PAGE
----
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Random Acts of Kindness


By Jim GavenPublished 2 years ago 4 min read

It’s amazing to think about all the times someone I didn’t know opened the door for me, let me get in line first at the grocery store, or helped me push my car out of the middle of the street when it got stuck in a snowstorm. However, nowadays, I feel like it’s too few and far between. So many people are in such a hurry to get to the next place they’re going to that they hardly take the time to notice if someone really needs help around them. Yes, it does happen, but you have to seek it out. Maybe it's because it's not recognized in the same way that evil or bad news is. It’s interesting how, over time, the act of helping people just because it is the right thing to do has morphed into doing it for notoriety’s sake in certain situations. I think we all would agree that doing something for your name in the spotlight or for that 15 minutes of fame is not doing it for the right reason(s). It's not a genuine approach to making someone’s day or life better either--thinking that you are somehow owed something for your generosity. The world doesn't owe you anything. Other than to be respectful, people don't owe you anything either. So, let's not expect anything in return. Do something kind because it is the right thing to do, no matter who is watching. Be more self-less rather than self-ish. In order to live more like the former, self-examination and reflection are key. They're the keys to becoming a better person and growing in maturity. We can't do either unless we take a step back and look at how we're living our lives day in and day out.

In addition to the above, there are great rewards in doing something for somebody else, especially for someone you don’t know. It can be a humbling experience for both the giver and the recipient of the act of kindness. In some ways, it feels even better when someone we don’t know goes out of their way for us. It makes me think, ‘Wow, this person has no idea who I am, yet they are willing to delay where they’re going just to hold the door for me. That’s so cool’. Not that I ever lost it, but witnessing an act of kindness has restored my faith in humanity. Maybe it has for you, too.

Granted, they’re not actual physical rewards, but more psychological ones:

1. If you believe in karma, then what goes around comes around. Since you’ve done your good deed, someone will, in due time, do a good deed for you.

2. You feel a sense of belonging, camaraderie, and kinship with your fellow brother or sister. There is comfort in knowing we are all connected in some way, and doing this ‘good deed’ will inevitably bring you closer to other people. You'll most likely have feelings of hope, peace, understanding, compassion, empathy, and love.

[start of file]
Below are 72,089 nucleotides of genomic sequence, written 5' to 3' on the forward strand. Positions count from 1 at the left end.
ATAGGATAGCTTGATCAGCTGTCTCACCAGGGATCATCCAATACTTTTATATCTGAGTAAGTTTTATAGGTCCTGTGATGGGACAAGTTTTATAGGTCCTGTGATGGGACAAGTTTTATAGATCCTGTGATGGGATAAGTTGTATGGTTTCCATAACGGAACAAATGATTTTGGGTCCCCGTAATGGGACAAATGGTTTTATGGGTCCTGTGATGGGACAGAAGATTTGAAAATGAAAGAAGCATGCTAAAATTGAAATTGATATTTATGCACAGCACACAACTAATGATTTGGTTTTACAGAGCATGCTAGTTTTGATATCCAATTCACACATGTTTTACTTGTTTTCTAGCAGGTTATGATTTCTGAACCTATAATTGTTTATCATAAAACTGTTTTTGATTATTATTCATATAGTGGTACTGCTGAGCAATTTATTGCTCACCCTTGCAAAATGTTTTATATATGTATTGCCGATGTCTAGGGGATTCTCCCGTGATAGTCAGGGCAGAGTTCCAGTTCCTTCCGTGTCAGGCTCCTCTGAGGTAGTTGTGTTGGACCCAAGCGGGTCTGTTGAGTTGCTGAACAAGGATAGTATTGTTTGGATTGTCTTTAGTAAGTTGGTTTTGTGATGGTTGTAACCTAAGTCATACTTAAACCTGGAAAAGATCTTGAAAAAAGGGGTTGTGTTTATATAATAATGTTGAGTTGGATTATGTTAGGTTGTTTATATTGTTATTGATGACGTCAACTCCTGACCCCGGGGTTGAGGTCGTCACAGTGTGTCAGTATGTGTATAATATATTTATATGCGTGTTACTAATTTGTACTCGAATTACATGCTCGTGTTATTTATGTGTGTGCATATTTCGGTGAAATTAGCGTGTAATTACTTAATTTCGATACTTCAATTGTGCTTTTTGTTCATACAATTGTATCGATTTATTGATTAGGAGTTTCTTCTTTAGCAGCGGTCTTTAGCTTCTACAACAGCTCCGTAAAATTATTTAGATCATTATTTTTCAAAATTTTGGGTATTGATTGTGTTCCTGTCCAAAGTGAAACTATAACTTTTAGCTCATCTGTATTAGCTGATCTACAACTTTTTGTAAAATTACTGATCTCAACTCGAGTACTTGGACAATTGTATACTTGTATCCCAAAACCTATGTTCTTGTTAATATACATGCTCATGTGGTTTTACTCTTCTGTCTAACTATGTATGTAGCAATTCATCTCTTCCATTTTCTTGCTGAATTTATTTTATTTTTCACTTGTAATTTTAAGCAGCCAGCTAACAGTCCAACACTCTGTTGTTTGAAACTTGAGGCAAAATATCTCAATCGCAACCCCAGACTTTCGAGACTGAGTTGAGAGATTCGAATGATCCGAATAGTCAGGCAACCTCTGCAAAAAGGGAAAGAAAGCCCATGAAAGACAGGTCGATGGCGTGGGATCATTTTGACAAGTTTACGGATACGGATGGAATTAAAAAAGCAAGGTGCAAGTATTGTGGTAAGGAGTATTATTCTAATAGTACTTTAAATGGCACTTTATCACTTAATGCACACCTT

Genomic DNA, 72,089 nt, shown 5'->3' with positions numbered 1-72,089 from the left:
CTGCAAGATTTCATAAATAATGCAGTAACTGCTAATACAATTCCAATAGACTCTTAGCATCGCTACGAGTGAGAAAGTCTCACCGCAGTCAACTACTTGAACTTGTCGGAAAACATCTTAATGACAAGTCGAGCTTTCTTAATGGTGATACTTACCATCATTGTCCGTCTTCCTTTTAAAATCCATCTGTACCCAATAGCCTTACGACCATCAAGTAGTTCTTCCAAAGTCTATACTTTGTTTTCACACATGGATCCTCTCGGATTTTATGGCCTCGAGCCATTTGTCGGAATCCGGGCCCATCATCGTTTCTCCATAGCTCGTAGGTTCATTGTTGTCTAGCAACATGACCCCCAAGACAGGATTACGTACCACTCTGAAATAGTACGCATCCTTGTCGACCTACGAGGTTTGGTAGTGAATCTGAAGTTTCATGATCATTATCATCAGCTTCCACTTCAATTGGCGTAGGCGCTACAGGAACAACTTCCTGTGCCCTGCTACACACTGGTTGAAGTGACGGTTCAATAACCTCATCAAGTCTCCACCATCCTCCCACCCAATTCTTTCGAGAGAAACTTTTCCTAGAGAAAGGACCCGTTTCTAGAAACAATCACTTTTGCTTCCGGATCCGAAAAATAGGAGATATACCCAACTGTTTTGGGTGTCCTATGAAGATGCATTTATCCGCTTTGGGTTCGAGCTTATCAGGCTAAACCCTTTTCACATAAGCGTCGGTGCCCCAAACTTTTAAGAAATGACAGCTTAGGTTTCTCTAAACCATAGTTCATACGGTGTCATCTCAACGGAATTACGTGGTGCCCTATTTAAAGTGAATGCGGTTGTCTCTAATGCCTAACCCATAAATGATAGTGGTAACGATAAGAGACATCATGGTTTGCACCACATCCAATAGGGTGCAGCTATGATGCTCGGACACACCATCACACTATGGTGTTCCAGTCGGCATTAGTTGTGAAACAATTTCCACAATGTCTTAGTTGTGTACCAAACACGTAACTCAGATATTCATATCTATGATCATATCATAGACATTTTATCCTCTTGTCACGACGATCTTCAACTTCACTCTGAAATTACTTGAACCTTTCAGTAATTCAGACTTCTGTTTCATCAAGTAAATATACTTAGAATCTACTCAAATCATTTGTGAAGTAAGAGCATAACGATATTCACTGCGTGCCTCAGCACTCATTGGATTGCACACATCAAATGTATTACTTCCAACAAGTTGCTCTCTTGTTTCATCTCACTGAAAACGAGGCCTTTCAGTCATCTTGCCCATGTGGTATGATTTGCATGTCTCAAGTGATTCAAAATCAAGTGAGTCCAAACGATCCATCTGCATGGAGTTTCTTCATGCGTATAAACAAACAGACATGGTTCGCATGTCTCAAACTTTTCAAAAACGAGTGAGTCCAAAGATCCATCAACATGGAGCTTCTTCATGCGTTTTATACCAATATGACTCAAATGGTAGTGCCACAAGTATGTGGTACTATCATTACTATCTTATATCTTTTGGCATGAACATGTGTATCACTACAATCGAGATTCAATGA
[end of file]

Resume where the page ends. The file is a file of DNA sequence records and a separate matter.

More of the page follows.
3. You just might make someone’s day. We all have issues or problems to deal with, and you never know who is having a bad day, been in a funk, or is plain old depressed. A nice gesture can really go a long way—it could even save someone’s life. You just never know. Sometimes, I feel like we are unaware of our ability to impact others. We have this ability as human beings to do this on a daily basis, and it should not be brushed to the side. Taking responsibility for our words and actions is necessary to improving the quality of life for others as well as yourself.

In embodying the Random Acts of Kindness (ARK-Acts of Random Kindness) movement, I have been extremely cognizant of doing something for someone else just because lately. We don’t always need to have a reason to do something good—it can be a spontaneous, in-the-moment decision that wasn’t methodically planned in advance. Or, it can be taking a day off of work to go volunteer at the local Soup Kitchen. I would so far to say that the spontaneous giving of your self is where the real magic happens, because it wasn’t pre-planned. To be fully immersed in the moment is how we ought to live of our lives anyway—not overthinking situations. More often than not, overthinking leads to inaction. Inaction is the enemy of growth. In fact, it can be a slow death. Let’s not be a spectator, but rather a participant in our own lives. Let us also remember our interconnectedness, and in doing so, inspire each other more than bring each other down. So, do yourself a favor and be kind today and everyday to everyone you cross path's with in this journey we call life.


About the Creator

Jim Gaven

My mission is to write inspirational stories that make you feel good about yourself, put a smile on your face, and think of things in a different way.

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